Friday, April 8, 2011

Reupholstering and Painting a French Chair (Fauteuil) - Part Trois (3)

O.k., so back to the chair mini-series!  I'm in love with these Annie Sloan paints! There's no need to sand or prime your furniture before applying.  I honestly questioned whether I should believe this claim from the manufacturer or not and almost took the time to put a coat of primer on it.  I ended up not doing so and the Annie Sloan chalk paints went on the chair beautifully.  You can see where the original tack holes are on the chair (above.)  I went ahead and painted all of the exposed wood on the chair, even the part that will be upholstered.

Step 1:
I applied one coat of Louis Blue.  The coverage was great.   Don't get frightened or start questioning my sanity or sense of style...................  I know it's bright!

Here's the chair totally painted.

Step 2:
So, I got so involved in painting the chair that I forgot to photograph the second paint application!  After the first coat of Louis Blue, I applied a coat of Old White. I dry brushed the Old White on, keeping my brush very dry by wiping it on a towel before I initially touched the brush to the chair.  (Sorry there's no picture of this stage in the process.  I'll do better, I promise!)

Step 3:
With fine grade sand paper, sand the chair as little or as much as you like.  I wanted the chair "aged" in the areas where normal wear and tear would rub off the paint.  In some areas I gently sanded the white paint so that some of the blue would show through.  This step is personal.  You'll know when it looks the way you want it to.

Step 4:
With a wide wax brush, apply 1 coat of clear wax.  The brush allows you to get the wax into all of the details on the chair.  Work in small sections wiping off the extra wax with a clean cloth. 

Step 5:
So here's where I got with the program and started photographing again.  The next step is to apply one light coat of the dark wax with the wax brush.  I worked the wax in very small sections almost immediately wiping off the wax with another clean, soft cloth.  The purpose is to wipe off most of the wax leaving only enough to bring out the detail in the chair and give it an aged look.  Again, this is personal.  In the picture below, keep in mind that the remaining bright blue areas will be covered by upholstery.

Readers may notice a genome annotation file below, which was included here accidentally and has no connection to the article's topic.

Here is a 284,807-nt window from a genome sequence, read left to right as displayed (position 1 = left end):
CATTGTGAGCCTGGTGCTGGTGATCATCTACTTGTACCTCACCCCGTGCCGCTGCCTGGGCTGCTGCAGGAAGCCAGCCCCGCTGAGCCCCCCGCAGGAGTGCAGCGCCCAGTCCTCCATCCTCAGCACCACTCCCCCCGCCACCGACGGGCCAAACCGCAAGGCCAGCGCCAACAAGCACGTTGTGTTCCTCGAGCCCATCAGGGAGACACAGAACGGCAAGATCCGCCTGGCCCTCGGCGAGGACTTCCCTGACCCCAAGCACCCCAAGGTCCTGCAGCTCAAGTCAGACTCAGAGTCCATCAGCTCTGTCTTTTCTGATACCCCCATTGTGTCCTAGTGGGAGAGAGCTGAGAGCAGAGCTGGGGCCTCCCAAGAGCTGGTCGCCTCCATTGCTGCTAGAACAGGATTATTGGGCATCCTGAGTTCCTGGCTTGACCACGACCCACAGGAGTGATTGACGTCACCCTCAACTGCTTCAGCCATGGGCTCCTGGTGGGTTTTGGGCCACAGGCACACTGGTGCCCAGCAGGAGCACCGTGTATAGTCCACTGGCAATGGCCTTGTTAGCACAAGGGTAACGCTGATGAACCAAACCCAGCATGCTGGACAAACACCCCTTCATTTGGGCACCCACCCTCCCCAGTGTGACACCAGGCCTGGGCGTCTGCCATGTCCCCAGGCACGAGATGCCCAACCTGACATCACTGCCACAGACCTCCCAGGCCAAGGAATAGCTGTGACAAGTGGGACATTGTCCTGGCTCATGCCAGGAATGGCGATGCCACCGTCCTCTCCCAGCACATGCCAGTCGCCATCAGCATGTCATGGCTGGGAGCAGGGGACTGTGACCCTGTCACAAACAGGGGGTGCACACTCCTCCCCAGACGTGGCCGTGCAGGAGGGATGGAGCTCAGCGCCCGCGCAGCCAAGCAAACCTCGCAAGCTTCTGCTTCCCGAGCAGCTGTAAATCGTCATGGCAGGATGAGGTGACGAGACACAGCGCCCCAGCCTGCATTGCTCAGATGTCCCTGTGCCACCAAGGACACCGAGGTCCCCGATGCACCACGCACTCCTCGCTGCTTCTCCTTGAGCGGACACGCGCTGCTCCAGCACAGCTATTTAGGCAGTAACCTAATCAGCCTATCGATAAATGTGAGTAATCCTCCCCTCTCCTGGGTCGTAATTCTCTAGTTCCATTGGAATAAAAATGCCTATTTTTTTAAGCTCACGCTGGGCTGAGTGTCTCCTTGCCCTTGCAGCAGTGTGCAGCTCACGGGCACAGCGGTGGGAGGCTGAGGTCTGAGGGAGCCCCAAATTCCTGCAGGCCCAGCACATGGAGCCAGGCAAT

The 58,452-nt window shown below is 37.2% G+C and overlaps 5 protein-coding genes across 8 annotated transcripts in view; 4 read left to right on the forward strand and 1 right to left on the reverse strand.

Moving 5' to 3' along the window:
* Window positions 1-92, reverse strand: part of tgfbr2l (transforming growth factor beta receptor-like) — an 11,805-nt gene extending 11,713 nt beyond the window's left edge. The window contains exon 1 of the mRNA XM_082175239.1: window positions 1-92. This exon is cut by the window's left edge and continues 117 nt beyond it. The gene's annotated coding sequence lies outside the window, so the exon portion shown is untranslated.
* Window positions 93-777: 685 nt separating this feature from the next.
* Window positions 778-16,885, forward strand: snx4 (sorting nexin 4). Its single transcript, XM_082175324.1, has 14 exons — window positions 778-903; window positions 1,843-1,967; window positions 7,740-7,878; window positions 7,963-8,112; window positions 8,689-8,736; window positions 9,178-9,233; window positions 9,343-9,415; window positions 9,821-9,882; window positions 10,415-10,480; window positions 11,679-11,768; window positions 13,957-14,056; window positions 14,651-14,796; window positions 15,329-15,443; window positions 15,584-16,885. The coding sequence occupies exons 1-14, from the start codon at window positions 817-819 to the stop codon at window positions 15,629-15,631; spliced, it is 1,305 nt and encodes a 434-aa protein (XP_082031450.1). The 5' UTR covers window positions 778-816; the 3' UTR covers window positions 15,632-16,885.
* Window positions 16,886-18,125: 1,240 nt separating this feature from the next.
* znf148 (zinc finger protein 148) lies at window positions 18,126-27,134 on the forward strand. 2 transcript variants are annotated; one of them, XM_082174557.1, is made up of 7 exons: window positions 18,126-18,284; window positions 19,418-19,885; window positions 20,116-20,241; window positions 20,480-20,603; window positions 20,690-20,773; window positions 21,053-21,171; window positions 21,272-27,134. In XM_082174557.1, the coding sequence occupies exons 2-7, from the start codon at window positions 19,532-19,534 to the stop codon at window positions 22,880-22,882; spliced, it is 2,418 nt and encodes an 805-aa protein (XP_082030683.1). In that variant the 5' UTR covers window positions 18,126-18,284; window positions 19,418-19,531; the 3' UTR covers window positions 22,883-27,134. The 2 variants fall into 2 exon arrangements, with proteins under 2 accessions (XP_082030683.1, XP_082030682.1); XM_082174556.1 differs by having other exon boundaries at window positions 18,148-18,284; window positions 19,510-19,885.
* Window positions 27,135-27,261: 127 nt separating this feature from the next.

Here I am (bad hair and shoe day) opening the garage door for some ventilation.  I have a sneaky suspicion that I forgot to take photos due to fume intoxication!  (Actually I wear a filtered mask when I sand and paint. Also this paint has extremely low VOCs so it is better for the environment and the painter!) 


Working on the chair I started thinking about my Mom and how she used to antique furniture.  We didn't have much in the way of home furnishings.  There were nine of us and there were lots of other things for my parents' income to be spent on.  Mom would buy those antiquing kits that everyone used.  I'd watch her antique bedroom furniture in the evenings when she came home from work. I love the idea that she tried to make our home as nice as she could.

So from these thoughts, I started thinking of my Mom singing and for some reason the song "Fancy" came to mind.  I can hear her singing it now. Do you remember that song?  You know, "Here's your one chance, Fancy, don't let me down."  O.k., most of you probably don't!  Nevertheless, this chair, in honour of my Mom, has now been named "Fancy."

I hope to finish "Fancy" this week and will show you the finished result in a couple of days.

Au revoir, Mitty


  1. Love the chair! Glad to see you loving the Annie Sloan Paints! I came on board last month as a stockist and I am absolutely loving all the colors and techniques you can get. You have done a wonderful job....thanks for the plug for the paint!!!

  2. Nice looking chair, you have a wonderful gift and use it well. I am enjoying your pics and stories. I do not see your address anywhere tho.

  3. Did you tear that upholstery down yourself? I have never seen burlap under fabric like that. Usually a muslin is used.